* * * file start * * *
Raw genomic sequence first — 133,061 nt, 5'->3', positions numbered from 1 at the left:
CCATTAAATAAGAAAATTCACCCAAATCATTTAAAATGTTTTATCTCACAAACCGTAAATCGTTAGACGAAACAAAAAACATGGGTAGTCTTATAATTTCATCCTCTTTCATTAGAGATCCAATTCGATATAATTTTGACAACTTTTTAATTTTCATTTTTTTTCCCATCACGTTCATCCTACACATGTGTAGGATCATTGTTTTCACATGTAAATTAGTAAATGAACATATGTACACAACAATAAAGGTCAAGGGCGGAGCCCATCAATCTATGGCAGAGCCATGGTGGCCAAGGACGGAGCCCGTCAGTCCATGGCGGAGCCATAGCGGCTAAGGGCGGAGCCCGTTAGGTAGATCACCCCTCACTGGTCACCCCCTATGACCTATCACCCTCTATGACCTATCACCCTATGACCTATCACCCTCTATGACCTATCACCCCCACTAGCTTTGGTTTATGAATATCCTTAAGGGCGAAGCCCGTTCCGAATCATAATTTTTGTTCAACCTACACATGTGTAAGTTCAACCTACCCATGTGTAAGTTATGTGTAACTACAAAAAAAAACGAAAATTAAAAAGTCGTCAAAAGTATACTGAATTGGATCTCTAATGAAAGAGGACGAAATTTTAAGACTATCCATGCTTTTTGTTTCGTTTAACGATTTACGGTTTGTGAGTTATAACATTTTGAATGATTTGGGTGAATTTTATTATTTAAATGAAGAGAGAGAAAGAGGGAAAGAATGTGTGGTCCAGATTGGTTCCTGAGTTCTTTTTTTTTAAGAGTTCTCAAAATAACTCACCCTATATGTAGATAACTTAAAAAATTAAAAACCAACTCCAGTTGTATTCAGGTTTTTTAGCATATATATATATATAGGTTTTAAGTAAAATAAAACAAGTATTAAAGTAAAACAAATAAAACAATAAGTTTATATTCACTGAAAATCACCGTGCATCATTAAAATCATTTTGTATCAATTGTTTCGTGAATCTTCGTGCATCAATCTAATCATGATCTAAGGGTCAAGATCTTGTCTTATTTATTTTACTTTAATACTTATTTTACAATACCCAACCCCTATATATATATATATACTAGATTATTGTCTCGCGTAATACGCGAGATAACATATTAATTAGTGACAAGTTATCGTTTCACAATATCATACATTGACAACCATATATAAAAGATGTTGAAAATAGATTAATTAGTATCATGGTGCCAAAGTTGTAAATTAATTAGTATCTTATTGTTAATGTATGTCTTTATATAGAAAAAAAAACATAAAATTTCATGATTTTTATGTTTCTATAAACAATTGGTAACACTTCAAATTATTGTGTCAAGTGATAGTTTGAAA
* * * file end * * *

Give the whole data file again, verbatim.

Raw genomic sequence first — 133,061 nt, 5'->3', positions numbered from 1 at the left:
CCATTAAATAAGAAAATTCACCCAAATCATTTAAAATGTTTTATCTCACAAACCGTAAATCGTTAGACGAAACAAAAAACATGGGTAGTCTTATAATTTCATCCTCTTTCATTAGAGATCCAATTCGATATAATTTTGACAACTTTTTAATTTTCATTTTTTTTCCCATCACGTTCATCCTACACATGTGTAGGATCATTGTTTTCACATGTAAATTAGTAAATGAACATATGTACACAACAATAAAGGTCAAGGGCGGAGCCCATCAATCTATGGCAGAGCCATGGTGGCCAAGGACGGAGCCCGTCAGTCCATGGCGGAGCCATAGCGGCTAAGGGCGGAGCCCGTTAGGTAGATCACCCCTCACTGGTCACCCCCTATGACCTATCACCCTCTATGACCTATCACCCTATGACCTATCACCCTCTATGACCTATCACCCCCACTAGCTTTGGTTTATGAATATCCTTAAGGGCGAAGCCCGTTCCGAATCATAATTTTTGTTCAACCTACACATGTGTAAGTTCAACCTACCCATGTGTAAGTTATGTGTAACTACAAAAAAAAACGAAAATTAAAAAGTCGTCAAAAGTATACTGAATTGGATCTCTAATGAAAGAGGACGAAATTTTAAGACTATCCATGCTTTTTGTTTCGTTTAACGATTTACGGTTTGTGAGTTATAACATTTTGAATGATTTGGGTGAATTTTATTATTTAAATGAAGAGAGAGAAAGAGGGAAAGAATGTGTGGTCCAGATTGGTTCCTGAGTTCTTTTTTTTTAAGAGTTCTCAAAATAACTCACCCTATATGTAGATAACTTAAAAAATTAAAAACCAACTCCAGTTGTATTCAGGTTTTTTAGCATATATATATATATAGGTTTTAAGTAAAATAAAACAAGTATTAAAGTAAAACAAATAAAACAATAAGTTTATATTCACTGAAAATCACCGTGCATCATTAAAATCATTTTGTATCAATTGTTTCGTGAATCTTCGTGCATCAATCTAATCATGATCTAAGGGTCAAGATCTTGTCTTATTTATTTTACTTTAATACTTATTTTACAATACCCAACCCCTATATATATATATATACTAGATTATTGTCTCGCGTAATACGCGAGATAACATATTAATTAGTGACAAGTTATCGTTTCACAATATCATACATTGACAACCATATATAAAAGATGTTGAAAATAGATTAATTAGTATCATGGTGCCAAAGTTGTAAATTAATTAGTATCTTATTGTTAATGTATGTCTTTATATAGAAAAAAAAACATAAAATTTCATGATTTTTATGTTTCTATAAACAATTGGTAACACTTCAAATTATTGTGTCAAGTGATAGTTTGAAA